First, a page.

• For those who wish to complete the application on their own we offer an 8(a) Application Review service.  Here, one of our 8a program experts will review your entire application, checking it for missing documents and potential eligibility issues.  We will then advise you as to how best to modify your application to ensure it will be approved an SBA reviewer.

Option 28a Application Completion Service

  • The majority of our clients however, prefer a little more of a hands-on approach.  They recognize the expertise we have accumulated in the over 14 years we’ve been assisting clients obtain 8(a) certification, and want us to put it to use for them.  If you opt for our 8(a) Application Completion Service, we will work one-on-one with you to ensure that your 8(a) Application is 100% complete and compliant so the SBA can review and accept it the first time.

 

Do you qualify for the SBA 8(a) Program?

There are many eligibility criteria that a small business must meet to qualify for the SBA 8(a) Program. We have developed a free online 8(a) eligibility questionnaire that anyone can use to see if their business meets the 8(a) eligibility criteria.

http://www.cloveer.com/8aquestionnaire.html Screenshot

Cloveer.com 8a Program Eligibility Questionnaire

This free online 8(a) Certification Eligibility Questionnaire should generally be completed by the individual who primary 8(a) Program Eligibility will be based upon.

The questionnaire will take approximately 10-15 minutes to complete and as you answer most of the questions, it will automatically inform you if you have a potential eligibility issue.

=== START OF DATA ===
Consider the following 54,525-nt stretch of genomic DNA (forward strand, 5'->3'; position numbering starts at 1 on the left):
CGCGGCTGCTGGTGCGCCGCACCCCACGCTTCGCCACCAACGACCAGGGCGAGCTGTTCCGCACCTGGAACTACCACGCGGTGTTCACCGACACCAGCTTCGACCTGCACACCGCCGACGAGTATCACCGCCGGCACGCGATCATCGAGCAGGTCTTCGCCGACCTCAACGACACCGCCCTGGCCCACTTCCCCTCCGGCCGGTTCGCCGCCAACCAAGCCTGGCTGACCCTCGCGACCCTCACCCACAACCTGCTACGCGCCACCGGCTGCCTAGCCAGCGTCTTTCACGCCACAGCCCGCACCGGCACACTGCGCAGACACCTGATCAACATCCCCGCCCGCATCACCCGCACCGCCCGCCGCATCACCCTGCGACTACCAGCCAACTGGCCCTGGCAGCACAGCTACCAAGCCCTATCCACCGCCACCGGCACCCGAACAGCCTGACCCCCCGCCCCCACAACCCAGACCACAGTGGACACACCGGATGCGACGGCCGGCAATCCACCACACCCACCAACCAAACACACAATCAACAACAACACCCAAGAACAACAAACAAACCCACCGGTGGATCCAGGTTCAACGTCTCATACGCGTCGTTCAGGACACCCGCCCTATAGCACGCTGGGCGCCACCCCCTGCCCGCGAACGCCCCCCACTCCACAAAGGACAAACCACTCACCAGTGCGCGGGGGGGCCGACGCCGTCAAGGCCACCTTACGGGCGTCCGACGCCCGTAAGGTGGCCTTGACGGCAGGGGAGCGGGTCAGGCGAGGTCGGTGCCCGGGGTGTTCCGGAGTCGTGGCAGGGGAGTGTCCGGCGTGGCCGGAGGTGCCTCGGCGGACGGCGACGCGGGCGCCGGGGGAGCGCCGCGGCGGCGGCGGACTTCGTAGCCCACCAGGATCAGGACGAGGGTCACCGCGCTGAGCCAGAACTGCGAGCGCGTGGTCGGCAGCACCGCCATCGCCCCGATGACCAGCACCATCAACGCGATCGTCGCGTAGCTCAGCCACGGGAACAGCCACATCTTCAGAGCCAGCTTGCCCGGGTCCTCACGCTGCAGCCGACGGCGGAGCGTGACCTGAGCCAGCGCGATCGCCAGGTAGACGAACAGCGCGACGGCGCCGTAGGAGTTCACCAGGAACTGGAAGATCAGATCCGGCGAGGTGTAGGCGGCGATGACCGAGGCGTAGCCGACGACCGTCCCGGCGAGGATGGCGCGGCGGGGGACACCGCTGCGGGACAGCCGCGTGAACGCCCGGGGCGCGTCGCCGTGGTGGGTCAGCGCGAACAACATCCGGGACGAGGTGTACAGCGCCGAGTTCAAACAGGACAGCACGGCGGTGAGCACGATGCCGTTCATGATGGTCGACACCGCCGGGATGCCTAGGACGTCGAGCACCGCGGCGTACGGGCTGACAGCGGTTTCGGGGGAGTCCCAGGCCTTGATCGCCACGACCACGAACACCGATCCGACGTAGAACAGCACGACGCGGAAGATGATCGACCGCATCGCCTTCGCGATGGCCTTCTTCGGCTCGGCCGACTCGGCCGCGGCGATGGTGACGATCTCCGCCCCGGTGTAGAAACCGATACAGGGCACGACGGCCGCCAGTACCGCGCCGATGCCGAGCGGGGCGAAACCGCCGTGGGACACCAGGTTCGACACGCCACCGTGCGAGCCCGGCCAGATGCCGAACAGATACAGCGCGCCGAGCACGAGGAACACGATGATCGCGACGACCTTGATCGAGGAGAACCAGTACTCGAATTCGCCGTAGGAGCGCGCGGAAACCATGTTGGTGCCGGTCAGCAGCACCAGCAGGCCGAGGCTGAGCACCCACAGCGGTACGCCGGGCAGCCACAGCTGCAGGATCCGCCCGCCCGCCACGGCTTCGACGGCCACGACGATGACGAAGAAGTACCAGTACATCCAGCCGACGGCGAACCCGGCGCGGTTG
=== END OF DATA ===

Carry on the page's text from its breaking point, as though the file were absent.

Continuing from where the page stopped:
If you find that you do qualify, we have three 8(a) Application Completion options:

Option 18(a) Application Review

  • For those who wish to complete the application on their own we offer an 8(a) Application Review service.  Here, one of our 8a program experts will review your entire application, checking it for missing documents and potential eligibility issues.  We will then advise you as to how best to modify your application to ensure it will be approved an SBA reviewer.

Option 28a Application Completion Service

  • The majority of our clients however, prefer a little more of a hands-on approach.  They recognize the expertise we have accumulated in the over 14 years we’ve been assisting clients obtain 8(a) certification, and want us to put it to use for them.  If you opt for our 8(a) Application Completion Service, we will work one-on-one with you to ensure that your 8(a) Application is 100% complete and compliant so the SBA can review and accept it the first time.